— I want to avoid spoilers for those who have not read the book. To discuss differences between the book and the show, foreshadowing, or anything else that might spoil the story, head over to my review of the novel.

— Last week, I talked about Claire and Jamie's ages. As I expected, Claire is 27. I'm not entirely sure how old Jamie is, but it sounds as though he is five years younger than she. If so, that boy's had a rough 22 years.

— This was the first episode without any kind of voiceover. I don't mind them, but I didn't miss them, either.

— The scene where Jamie confided in Claire about how odd being in his parents' bedroom was made me smile. It was a brilliant way of showing us just how uncomfortable he is in his new role.

— Jamie listening to Claire describe an airplane was wonderful. It must all feel like magic to him.

— Ian is fabulous. I love his reactions to everything that goes on around him. He doesn't interfere, but he lets us know by a grin or a nod exactly what it is he is thinking.


Jenny: "Well, if she's your wife, I imagine she's more familiar with your balls than I am."
I do love Jenny so.

Claire: "I'm not the meek and obedient type."
Jamie: "Don't think anyone would ever make that mistake, Sassenach."

Ian: "She's a Fraser. Their hearts are as big and soft as their heads are thick and strong."

Claire: "I did not marry the laird of Lallybroch. I married Jamie, but I haven’t seen much of him since we walked through the gates of this place."


Moore is joined by Anne Kenney, the writer of this episode. I found this podcast to be among the best. Filled with the behind the scenes tidbits that I love. There is also an incredibly interesting section where Moore talks about his early days as a writer for Star Trek. This one is worth the listen.

ChrisB is a freelance writer who spends more time than she ought in front of a television screen or with a book in her hand.


  1. Jenny is a great hopefully regular addition to the cast, and may even make up for the loss(?) of my favorite scheming, murdering, radical, ginger witch. Now that Jenny and Jamie have patched up it will be interesting how she and Claire get along. I can see Ian playing a part in that.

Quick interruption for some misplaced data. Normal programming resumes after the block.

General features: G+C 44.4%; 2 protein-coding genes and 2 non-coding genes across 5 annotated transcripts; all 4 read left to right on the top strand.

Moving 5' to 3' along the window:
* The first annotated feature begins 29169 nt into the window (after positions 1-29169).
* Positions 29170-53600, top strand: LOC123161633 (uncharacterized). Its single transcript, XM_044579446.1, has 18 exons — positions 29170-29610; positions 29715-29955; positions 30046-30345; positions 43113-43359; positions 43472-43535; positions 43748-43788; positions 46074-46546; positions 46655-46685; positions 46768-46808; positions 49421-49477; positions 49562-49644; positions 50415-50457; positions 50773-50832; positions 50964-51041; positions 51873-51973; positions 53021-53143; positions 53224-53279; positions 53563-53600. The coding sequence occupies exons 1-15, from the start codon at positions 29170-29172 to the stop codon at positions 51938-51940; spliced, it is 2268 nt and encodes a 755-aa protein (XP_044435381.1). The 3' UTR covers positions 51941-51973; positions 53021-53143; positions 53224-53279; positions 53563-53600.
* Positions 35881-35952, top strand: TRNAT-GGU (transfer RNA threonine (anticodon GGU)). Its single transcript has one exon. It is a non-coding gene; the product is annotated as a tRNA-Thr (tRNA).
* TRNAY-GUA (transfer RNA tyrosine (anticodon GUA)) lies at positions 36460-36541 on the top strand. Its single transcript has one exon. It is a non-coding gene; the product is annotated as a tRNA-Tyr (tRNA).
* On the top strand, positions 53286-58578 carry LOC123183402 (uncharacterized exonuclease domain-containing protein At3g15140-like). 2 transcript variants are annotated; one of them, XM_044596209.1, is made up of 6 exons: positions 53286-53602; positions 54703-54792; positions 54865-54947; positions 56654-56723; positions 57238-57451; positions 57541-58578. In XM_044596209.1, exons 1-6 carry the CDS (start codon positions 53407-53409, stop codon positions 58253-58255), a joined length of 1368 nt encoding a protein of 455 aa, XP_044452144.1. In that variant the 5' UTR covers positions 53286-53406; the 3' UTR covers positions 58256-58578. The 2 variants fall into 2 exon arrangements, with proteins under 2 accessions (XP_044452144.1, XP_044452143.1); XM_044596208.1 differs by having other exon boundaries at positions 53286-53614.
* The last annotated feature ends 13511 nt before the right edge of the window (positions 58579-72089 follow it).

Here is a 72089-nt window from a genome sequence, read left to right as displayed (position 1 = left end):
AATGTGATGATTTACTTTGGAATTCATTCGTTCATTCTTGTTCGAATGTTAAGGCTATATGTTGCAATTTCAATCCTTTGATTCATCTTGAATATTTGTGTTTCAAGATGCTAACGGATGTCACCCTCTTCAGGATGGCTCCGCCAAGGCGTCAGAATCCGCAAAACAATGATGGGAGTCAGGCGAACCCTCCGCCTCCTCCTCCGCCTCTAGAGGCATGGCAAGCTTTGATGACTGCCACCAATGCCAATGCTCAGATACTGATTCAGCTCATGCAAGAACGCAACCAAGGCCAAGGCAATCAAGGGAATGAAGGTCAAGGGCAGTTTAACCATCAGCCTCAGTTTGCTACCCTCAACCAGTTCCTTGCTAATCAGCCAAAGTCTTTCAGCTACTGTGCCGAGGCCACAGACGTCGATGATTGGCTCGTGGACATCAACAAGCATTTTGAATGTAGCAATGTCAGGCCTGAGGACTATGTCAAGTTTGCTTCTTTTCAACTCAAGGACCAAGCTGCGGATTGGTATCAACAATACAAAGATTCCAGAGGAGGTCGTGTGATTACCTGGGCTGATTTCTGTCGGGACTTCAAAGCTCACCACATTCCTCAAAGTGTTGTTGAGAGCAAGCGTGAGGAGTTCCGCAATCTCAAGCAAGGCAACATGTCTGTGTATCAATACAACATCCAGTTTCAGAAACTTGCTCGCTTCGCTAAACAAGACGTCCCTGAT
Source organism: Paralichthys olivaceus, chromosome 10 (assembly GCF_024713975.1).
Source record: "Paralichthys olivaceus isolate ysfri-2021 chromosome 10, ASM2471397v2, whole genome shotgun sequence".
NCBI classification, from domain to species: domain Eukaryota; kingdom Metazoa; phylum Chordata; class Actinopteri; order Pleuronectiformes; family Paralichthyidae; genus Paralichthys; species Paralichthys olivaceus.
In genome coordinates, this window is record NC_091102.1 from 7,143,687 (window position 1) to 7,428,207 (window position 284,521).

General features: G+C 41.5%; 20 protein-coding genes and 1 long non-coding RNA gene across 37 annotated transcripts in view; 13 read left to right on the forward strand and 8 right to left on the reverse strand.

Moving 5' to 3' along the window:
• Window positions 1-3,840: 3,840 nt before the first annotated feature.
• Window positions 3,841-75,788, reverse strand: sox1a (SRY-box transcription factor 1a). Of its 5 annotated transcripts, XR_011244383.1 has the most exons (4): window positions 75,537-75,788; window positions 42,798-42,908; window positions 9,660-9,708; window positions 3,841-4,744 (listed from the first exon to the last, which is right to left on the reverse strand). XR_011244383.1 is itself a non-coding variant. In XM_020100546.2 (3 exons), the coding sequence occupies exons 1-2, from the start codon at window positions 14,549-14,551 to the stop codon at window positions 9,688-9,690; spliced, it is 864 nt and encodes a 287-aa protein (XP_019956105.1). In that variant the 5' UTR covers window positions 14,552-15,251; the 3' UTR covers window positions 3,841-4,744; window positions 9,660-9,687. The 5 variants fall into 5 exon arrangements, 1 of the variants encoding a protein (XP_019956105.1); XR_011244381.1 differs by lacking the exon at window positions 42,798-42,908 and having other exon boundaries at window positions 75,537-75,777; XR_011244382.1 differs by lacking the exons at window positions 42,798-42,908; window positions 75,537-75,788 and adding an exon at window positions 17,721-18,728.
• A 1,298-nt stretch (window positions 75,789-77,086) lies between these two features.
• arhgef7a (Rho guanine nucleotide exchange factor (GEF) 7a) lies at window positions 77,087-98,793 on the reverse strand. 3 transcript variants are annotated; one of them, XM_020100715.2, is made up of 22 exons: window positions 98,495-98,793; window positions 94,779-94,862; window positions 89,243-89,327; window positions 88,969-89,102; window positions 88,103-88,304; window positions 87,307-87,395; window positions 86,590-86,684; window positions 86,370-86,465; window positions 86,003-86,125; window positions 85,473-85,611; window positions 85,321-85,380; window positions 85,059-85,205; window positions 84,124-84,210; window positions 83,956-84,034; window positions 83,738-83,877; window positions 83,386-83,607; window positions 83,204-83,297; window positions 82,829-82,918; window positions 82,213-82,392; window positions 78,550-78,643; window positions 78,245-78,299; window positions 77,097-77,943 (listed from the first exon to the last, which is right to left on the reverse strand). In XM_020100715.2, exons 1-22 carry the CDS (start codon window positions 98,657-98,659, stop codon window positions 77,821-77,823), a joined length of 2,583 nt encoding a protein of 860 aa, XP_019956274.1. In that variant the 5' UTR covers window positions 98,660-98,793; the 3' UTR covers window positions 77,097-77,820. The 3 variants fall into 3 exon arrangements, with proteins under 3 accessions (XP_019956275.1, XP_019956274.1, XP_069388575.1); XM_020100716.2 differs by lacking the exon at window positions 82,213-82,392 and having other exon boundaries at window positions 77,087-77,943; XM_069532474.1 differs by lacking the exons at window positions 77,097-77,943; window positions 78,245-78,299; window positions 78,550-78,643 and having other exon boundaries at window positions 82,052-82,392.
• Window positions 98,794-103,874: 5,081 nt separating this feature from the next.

It was good to see Jamie really messing up again. Such a great political tactician when dealing with the conflicts of Castle Leoch and such a screwup in his own home. When he's been really noble, like when he took Claire back to the stones, it has been almost saintly unbelievable. This rounds him out more. And he's the only person of that time, besides maybe Ned, if indeed Ned is of that time, who can handle knowledge of Claire's true origins. He's young, part saint, part Hell's Angel, and able to grow into a true nobleman. He'll be a fun character to follow.

    Nice catch re the difference between the look of Leoch and Lallybroch. I was so caught up in "what's gonna happen next" I didn't really notice first time watching, but yeah, it helped with the telling of the story, rather than just being background. The interior set design of this show is rivaled only by that of Penny Dreadful's. If there's an Emmy category for Best Use Of Dogs In Production Design then Outlander should win paws down.

    Speaking of looks, if you're watching on a computer full screen, wait for one of those vista landscapes, then just hit pause, do screen capture, and pow, instant wallpaper. The Highlands are just stunning everywhere you look.

  2. Another lovely review, Chris.

    It was a bit disappointing but realistic to see Jamie with feet of clay for once. He should have let Ian and Jenny handle the rents instead of barging in and taking over immediately. Not to mention calling Jenny a whore for something that wouldn't have been her fault, if it had indeed happened. Jamie was a funny drunk, too.

    But the long scene where Jamie told Claire what had really happened with Jack Randall was such a strong one. It showed genuine intimacy, a depth of feeling between them. It probably wouldn't have happened if she hadn't told him the truth about herself in the previous episode. It was beautiful.

    I've noticed twice now that Dougal was the one who told Jamie that Jenny had had Randall's child. Dougal couldn't have just been mistaken; he must have known that Jenny had married Ian. So he did it to keep Jamie away from Lallybroch. Insert expletive here.

    We almost got the full Monty during that mill pond scene. Nothing to say about that except that we almost got the full Monty during that mill pond scene.